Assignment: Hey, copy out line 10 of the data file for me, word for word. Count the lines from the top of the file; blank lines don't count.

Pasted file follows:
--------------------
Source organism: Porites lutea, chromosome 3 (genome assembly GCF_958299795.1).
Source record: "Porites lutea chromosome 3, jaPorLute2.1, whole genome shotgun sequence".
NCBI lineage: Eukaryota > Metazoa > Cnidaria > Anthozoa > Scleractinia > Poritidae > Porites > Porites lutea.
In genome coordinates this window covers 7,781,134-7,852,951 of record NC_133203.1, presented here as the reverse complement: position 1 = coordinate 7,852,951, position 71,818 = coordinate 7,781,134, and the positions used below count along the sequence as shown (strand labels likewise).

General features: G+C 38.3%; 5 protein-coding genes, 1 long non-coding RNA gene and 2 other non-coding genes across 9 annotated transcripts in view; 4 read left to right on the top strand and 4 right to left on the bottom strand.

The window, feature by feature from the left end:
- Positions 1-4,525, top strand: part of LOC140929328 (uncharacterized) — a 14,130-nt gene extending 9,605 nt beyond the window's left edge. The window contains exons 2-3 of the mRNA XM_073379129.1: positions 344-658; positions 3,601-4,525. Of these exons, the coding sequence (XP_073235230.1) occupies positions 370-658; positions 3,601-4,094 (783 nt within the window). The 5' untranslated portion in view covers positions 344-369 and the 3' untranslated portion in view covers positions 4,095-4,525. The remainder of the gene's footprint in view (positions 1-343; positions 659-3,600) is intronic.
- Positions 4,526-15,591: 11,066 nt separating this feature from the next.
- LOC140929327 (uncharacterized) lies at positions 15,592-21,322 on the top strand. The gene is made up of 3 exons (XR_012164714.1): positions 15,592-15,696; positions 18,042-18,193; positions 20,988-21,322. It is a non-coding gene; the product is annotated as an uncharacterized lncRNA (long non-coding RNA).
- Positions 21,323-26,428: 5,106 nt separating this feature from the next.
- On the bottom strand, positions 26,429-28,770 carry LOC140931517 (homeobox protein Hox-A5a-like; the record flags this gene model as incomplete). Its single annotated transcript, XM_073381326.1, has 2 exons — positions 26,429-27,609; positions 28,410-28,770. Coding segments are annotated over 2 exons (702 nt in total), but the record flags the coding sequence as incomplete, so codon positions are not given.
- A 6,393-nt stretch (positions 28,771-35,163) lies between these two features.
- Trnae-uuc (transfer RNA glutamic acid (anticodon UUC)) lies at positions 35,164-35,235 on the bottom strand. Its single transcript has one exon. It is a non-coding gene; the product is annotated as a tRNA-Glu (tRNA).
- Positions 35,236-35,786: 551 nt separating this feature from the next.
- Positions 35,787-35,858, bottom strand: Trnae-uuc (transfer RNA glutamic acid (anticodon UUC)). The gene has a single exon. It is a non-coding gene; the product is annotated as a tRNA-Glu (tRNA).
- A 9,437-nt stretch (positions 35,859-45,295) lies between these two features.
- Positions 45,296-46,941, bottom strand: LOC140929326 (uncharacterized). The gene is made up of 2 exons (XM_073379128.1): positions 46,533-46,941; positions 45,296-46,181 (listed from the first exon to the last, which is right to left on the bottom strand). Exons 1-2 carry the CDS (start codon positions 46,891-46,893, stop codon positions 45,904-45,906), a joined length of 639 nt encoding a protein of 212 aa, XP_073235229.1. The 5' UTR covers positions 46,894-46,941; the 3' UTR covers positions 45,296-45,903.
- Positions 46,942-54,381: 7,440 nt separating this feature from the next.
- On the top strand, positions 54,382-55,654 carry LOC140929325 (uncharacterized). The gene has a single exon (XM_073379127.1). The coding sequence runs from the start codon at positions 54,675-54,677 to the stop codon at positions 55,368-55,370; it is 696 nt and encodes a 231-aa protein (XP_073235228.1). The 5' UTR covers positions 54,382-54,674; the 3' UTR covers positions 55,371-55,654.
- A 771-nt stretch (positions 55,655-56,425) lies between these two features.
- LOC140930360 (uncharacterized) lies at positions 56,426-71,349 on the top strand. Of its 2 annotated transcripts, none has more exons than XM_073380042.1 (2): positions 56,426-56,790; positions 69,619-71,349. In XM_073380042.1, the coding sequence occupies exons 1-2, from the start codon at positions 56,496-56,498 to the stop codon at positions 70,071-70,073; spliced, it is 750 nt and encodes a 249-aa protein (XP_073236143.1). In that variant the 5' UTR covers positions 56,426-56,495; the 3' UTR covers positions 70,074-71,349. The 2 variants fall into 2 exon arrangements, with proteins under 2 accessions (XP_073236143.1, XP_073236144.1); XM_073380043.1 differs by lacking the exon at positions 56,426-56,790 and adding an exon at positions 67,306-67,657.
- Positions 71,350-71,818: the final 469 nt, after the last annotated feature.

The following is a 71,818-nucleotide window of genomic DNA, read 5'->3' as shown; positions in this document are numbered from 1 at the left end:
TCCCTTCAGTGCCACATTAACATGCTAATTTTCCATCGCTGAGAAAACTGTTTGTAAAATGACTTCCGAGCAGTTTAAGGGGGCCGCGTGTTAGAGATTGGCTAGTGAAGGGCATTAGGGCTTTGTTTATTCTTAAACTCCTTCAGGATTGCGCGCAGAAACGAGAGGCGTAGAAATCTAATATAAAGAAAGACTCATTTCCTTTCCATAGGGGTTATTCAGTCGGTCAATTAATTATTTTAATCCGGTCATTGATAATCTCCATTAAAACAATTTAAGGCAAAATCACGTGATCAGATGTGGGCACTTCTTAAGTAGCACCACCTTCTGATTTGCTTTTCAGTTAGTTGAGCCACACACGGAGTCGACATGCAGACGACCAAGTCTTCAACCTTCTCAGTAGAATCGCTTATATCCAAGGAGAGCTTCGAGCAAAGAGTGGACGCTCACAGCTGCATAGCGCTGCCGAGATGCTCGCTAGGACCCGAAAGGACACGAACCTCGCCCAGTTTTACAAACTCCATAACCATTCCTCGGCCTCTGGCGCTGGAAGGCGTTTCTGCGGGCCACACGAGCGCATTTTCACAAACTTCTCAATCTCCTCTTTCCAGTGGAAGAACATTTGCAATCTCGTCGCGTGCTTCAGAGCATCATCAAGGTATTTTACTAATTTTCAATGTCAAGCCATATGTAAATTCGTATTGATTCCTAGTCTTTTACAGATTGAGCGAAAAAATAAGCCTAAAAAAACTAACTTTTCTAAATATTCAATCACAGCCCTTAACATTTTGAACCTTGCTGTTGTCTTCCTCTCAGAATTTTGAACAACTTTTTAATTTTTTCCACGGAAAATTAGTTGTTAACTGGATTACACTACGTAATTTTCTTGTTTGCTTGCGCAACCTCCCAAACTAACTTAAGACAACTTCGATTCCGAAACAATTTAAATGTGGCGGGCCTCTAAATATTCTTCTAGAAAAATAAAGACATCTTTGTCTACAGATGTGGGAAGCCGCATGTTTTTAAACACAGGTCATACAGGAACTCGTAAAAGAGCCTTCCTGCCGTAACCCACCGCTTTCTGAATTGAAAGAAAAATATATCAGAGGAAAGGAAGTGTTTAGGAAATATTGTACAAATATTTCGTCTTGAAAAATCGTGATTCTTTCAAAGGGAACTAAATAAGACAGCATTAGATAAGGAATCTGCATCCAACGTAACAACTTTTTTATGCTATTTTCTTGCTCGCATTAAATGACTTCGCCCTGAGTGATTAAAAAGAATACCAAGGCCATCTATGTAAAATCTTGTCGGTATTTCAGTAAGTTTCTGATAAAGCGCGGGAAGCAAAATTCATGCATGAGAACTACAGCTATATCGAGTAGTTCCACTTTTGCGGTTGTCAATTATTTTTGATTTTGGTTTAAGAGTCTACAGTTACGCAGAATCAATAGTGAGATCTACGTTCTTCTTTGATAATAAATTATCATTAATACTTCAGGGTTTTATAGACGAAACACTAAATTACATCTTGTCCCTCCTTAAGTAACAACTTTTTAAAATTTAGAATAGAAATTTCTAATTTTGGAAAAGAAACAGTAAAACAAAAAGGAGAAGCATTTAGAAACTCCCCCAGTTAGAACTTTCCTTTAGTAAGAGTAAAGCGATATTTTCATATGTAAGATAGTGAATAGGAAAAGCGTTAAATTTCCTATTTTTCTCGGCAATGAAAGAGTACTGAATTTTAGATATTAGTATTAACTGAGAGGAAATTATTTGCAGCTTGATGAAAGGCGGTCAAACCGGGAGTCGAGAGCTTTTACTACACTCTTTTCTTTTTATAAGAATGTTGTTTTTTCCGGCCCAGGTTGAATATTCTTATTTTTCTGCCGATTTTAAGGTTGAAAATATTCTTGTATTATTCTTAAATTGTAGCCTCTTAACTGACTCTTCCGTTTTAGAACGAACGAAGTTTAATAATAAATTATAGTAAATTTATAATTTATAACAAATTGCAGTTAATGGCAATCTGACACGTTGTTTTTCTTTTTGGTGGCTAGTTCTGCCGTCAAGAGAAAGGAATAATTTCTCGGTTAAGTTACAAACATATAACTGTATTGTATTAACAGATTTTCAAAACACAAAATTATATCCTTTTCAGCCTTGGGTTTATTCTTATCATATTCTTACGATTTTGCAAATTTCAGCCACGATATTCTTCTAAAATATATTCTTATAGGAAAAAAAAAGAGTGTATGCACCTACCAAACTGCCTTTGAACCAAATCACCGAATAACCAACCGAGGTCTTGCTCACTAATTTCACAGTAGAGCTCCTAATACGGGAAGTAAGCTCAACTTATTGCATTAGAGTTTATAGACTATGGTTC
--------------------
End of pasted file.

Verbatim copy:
- Positions 21,323-26,428: 5,106 nt separating this feature from the next.